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Port of Entry Parole Requests
In rare and urgent circumstances, ABIL lawyers can help inadmissible individuals obtain a port of entry parole, which allows entry to the U.S. without a waiver. A parole entry is a one-time entry for a very specific and limited purpose. Conveniently located in several port cities, ABIL lawyers have the necessary relationships to facilitate port of entry paroles in urgent cases.

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An applicant may also be declared inadmissible based on other diverse grounds such as lack of a proper U.S. visa or participation in alien smuggling, or a U.S. immigration officer's belief that the applicant will not be able to support themselves financially in the United States, they have supported or are a member of a terrorist organization, they have participated in drug trafficking, or other reasons.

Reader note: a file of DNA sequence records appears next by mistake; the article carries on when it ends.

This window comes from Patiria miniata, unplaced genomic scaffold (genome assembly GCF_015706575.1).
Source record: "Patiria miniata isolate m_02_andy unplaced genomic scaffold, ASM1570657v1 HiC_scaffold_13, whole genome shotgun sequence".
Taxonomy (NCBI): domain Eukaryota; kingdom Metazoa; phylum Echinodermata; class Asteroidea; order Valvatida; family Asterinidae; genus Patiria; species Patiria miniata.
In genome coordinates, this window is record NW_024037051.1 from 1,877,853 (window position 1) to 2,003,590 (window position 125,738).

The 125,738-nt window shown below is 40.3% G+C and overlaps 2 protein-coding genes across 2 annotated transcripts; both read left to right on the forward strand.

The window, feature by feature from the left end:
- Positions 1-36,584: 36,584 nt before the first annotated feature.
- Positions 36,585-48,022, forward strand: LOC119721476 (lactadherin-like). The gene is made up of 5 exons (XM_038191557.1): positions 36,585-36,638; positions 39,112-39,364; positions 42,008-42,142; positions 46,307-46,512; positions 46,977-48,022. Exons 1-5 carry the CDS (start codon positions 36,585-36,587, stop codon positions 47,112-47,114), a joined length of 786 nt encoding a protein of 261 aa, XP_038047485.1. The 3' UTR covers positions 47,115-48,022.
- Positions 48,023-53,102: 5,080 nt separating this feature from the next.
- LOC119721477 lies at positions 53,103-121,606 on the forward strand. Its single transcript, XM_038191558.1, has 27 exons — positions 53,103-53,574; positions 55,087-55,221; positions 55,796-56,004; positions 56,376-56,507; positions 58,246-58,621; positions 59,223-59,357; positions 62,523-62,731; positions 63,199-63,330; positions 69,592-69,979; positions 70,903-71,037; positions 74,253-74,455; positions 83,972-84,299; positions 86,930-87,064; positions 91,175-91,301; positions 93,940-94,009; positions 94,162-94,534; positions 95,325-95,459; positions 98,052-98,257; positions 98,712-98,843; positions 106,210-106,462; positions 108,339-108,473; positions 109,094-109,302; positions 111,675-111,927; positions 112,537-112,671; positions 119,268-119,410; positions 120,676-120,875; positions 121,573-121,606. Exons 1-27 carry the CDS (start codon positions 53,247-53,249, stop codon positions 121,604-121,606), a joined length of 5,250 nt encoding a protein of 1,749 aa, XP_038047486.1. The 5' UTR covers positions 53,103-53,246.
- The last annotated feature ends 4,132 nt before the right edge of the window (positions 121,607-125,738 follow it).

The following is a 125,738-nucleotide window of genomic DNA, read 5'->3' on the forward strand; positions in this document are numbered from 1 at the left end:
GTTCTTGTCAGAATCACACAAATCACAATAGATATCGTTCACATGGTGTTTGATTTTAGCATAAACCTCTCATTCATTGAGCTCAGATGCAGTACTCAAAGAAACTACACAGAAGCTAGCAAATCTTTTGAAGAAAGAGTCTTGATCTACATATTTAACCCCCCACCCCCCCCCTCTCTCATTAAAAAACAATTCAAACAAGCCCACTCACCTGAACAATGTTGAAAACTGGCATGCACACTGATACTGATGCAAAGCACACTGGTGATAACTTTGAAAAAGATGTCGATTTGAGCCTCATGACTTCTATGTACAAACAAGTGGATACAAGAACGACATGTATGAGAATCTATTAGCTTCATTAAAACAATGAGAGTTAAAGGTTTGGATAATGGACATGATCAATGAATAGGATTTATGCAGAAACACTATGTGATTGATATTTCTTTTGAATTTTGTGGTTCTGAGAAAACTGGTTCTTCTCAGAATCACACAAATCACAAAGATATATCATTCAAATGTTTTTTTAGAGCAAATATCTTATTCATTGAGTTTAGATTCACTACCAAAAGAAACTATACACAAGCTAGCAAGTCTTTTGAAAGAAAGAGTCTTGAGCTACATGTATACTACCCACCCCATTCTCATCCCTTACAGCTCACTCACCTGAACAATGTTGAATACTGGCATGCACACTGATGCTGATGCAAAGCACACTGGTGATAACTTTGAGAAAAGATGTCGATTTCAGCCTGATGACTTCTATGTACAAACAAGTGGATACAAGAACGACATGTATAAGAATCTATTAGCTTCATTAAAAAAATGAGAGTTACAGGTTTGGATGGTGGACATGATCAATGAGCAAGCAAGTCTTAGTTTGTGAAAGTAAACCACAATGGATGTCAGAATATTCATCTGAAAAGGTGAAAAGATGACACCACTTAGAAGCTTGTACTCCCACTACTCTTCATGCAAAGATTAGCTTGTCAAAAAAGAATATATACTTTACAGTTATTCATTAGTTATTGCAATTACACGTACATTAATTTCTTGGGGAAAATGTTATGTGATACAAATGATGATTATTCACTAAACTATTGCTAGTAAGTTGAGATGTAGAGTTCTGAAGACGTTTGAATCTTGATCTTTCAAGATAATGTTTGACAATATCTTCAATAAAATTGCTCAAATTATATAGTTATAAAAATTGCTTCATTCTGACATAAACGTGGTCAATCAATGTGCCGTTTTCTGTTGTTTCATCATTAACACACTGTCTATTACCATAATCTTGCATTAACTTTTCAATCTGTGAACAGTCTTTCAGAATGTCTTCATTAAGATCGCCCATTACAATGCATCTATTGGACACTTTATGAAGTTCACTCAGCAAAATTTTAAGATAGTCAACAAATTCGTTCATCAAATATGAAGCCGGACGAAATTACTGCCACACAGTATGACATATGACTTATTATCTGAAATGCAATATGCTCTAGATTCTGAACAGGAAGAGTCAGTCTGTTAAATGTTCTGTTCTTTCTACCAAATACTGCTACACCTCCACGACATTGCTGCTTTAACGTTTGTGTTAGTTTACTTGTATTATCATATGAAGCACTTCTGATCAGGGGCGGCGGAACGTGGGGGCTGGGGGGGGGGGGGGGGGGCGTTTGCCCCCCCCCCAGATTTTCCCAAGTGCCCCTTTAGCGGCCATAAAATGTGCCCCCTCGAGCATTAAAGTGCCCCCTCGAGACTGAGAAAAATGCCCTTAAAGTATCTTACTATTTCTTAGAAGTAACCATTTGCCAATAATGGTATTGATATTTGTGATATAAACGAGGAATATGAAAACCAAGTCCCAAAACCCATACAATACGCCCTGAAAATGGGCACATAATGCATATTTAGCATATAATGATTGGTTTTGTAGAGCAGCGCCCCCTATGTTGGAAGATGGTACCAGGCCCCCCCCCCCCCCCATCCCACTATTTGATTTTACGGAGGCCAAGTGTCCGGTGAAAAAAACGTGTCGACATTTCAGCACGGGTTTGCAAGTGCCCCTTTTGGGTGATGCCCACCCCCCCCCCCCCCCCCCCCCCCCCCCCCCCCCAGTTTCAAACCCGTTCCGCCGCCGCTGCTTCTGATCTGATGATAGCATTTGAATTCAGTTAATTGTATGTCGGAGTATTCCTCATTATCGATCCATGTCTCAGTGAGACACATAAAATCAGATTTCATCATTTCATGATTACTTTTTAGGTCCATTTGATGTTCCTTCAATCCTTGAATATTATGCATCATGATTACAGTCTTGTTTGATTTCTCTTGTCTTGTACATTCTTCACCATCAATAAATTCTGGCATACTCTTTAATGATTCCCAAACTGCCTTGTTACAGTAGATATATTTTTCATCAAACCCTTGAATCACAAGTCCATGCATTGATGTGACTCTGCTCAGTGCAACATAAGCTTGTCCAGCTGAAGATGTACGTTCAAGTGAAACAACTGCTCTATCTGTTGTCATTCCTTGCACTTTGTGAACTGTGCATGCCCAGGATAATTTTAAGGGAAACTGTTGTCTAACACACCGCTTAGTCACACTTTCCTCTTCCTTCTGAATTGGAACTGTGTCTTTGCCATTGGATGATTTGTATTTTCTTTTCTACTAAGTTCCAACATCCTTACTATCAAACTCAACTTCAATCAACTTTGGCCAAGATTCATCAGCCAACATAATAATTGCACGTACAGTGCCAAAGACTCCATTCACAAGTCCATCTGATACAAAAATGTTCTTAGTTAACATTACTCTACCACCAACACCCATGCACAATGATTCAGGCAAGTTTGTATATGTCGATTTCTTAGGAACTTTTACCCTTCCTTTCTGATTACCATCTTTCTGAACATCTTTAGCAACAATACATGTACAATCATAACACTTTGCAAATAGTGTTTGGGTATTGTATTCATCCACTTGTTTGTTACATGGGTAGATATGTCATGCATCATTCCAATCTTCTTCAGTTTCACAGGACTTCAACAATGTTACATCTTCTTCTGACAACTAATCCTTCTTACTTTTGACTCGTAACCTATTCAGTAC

If you have been declared inadmissible to the United States and need assessment of your opportunities to obtain a waiver, please contact us for a fact-specific review of your case.

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Laura J. Danielson
Minneapolis, Minnesota
Kehrela M. Hodkinson
London, United Kingdom
John Nahajzer
Washington D.C.
Bernard P. Wolfsdorf
Santa Monica, California